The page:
What do you get when you goose a ghost? Answer: A handful of sheet!
Actually the origin of the traditional “bedsheet ghost”, an iconic symbol of Hallowe’en and kids’ costume parties, has several interpretations:
In some times or cultures ghosts appear in their grave clothes— the burial shroud.The poor shrouded bodies for burial by wrapping them in a winding sheet—white cloth that bound and covered the corpse, head to toe. A sheet could be represented as the winding sheet on the returned spirit in a theatrical play or story. Although burial shrouds have been out of fashion for so long that we barely remember them, the archetype of the ghost as a supernatural being draped in sheets has remained with us, unchanged.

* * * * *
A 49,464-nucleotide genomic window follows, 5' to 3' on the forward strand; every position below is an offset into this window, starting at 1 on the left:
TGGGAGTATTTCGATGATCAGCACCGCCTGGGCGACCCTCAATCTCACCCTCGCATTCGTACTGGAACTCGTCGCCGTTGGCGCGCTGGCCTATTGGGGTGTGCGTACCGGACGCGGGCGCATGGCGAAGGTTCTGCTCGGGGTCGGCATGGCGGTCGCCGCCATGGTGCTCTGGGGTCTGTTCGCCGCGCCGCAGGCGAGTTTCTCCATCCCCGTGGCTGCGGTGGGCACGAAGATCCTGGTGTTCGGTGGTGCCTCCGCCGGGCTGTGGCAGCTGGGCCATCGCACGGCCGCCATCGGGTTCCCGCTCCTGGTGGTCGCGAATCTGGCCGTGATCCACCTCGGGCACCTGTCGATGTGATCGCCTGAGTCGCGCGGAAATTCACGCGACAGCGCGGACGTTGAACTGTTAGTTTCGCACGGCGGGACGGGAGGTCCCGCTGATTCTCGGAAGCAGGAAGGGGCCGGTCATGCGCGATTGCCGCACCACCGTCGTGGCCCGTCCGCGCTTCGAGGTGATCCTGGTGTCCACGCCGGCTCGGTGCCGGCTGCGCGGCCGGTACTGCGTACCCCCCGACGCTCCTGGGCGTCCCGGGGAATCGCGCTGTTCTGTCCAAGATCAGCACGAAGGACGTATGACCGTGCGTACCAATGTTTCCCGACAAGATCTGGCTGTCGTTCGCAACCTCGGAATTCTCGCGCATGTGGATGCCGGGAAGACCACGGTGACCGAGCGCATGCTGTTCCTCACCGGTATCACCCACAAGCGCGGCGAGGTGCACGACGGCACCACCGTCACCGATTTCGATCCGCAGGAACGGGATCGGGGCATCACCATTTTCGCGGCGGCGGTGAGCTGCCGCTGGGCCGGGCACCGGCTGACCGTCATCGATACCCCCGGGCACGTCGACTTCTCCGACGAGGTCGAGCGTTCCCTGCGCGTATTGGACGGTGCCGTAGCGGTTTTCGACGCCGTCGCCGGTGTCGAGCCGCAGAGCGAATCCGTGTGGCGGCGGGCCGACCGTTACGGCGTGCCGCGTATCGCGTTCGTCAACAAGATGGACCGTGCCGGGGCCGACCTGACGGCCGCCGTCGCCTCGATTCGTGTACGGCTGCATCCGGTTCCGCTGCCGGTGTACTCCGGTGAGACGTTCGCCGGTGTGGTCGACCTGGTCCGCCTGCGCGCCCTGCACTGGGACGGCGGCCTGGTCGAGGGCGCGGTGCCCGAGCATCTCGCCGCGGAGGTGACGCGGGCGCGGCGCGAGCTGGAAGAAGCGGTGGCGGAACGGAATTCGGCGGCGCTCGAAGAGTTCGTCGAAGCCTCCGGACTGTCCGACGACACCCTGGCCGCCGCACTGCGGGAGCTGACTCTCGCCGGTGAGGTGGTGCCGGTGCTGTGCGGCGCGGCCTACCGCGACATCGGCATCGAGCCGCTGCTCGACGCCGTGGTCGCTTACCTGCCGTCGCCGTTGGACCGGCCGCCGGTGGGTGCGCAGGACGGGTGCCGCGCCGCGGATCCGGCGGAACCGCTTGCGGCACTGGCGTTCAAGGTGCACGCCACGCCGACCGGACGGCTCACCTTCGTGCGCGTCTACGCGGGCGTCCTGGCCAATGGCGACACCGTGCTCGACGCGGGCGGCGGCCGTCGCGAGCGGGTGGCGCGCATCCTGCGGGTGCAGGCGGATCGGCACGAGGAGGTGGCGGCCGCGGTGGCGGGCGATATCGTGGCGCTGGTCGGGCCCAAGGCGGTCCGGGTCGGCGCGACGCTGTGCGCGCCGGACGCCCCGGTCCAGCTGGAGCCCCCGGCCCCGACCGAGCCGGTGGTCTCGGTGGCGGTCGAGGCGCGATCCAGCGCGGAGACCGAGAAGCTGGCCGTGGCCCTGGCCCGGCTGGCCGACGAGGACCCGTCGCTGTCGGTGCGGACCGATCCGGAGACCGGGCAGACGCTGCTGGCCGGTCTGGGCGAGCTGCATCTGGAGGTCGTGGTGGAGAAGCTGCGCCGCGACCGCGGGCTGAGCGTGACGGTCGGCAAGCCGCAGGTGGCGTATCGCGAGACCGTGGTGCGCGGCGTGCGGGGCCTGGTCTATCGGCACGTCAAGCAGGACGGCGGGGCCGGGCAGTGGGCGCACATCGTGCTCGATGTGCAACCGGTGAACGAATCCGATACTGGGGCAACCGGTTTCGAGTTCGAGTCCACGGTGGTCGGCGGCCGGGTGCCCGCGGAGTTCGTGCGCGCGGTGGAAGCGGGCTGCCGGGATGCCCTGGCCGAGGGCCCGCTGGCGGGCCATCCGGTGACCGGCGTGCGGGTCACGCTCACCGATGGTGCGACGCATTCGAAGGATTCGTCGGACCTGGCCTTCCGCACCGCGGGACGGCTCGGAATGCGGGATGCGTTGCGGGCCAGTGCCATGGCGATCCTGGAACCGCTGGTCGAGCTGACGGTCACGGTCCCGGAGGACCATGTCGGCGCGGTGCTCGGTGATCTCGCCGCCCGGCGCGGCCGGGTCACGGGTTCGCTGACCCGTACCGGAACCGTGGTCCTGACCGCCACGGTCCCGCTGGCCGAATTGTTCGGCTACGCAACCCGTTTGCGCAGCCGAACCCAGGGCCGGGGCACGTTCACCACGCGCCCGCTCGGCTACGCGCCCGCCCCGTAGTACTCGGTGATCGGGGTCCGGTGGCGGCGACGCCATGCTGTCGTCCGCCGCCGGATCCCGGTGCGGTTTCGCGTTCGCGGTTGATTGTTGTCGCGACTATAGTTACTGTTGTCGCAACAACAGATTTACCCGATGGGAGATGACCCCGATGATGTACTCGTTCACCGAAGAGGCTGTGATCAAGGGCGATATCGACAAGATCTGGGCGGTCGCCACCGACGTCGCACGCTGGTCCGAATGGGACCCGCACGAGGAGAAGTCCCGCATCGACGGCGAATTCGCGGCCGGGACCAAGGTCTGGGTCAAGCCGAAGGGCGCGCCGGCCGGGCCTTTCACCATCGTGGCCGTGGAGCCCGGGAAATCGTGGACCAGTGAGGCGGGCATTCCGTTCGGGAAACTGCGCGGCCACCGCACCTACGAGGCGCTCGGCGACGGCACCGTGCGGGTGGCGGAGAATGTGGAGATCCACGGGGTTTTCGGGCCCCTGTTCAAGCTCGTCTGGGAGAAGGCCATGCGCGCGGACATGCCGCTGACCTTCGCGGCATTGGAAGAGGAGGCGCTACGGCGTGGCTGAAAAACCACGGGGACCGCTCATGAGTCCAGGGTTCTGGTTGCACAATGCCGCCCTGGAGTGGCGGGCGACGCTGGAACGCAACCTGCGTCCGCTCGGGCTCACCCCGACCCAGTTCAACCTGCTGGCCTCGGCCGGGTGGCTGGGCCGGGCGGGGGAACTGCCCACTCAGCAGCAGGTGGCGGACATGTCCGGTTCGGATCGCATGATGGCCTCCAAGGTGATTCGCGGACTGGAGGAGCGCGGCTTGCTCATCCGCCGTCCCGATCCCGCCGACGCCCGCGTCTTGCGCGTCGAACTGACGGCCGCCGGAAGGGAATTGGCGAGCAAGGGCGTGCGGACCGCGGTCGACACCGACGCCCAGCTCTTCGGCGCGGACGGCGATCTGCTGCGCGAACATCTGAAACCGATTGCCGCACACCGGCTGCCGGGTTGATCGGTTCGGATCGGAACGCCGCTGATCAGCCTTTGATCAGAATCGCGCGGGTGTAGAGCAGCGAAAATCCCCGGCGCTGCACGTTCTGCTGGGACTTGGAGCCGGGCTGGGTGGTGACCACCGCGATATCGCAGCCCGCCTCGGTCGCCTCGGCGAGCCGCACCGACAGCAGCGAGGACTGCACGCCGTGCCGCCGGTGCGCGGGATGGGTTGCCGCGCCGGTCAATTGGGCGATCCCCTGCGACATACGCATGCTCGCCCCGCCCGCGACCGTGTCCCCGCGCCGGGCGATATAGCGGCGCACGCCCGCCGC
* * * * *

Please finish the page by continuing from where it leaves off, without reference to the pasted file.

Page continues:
From TV Tropes:
In Shakespeare’s day, it was common to portray ghosts in armor on stage (for example, Hamlet’s father is often depicted in a full suit of armor in historical depictions.) In Elizabethan England, armor was no longer worn in combat, and the costuming convention at the time was to dress characters in contemporary (Renaissance) clothing. So, by dressing a character in armor, the character was given an out of date look, and recognized as a ghost. However, as special effects became more elaborate, it became common to lower the actor playing the ghost onto stage with a pulley. Of course, the heavy armor clanked loudly, and by the 19th century, the sight of an armored ghost on stage was more likely to bring laughter than fear.Because of this, by the 1800s, theatres realized they had to create a new, recognizable look for ghost characters, one that would allow the actor to enter and leave silently. Perhaps inspired by traditional burial shrouds or depictions of ghosts as ethereal, misty creatures (both attributes predating the Bed Sheet Ghost), actors began to appear draped in white cloth to portray ghosts.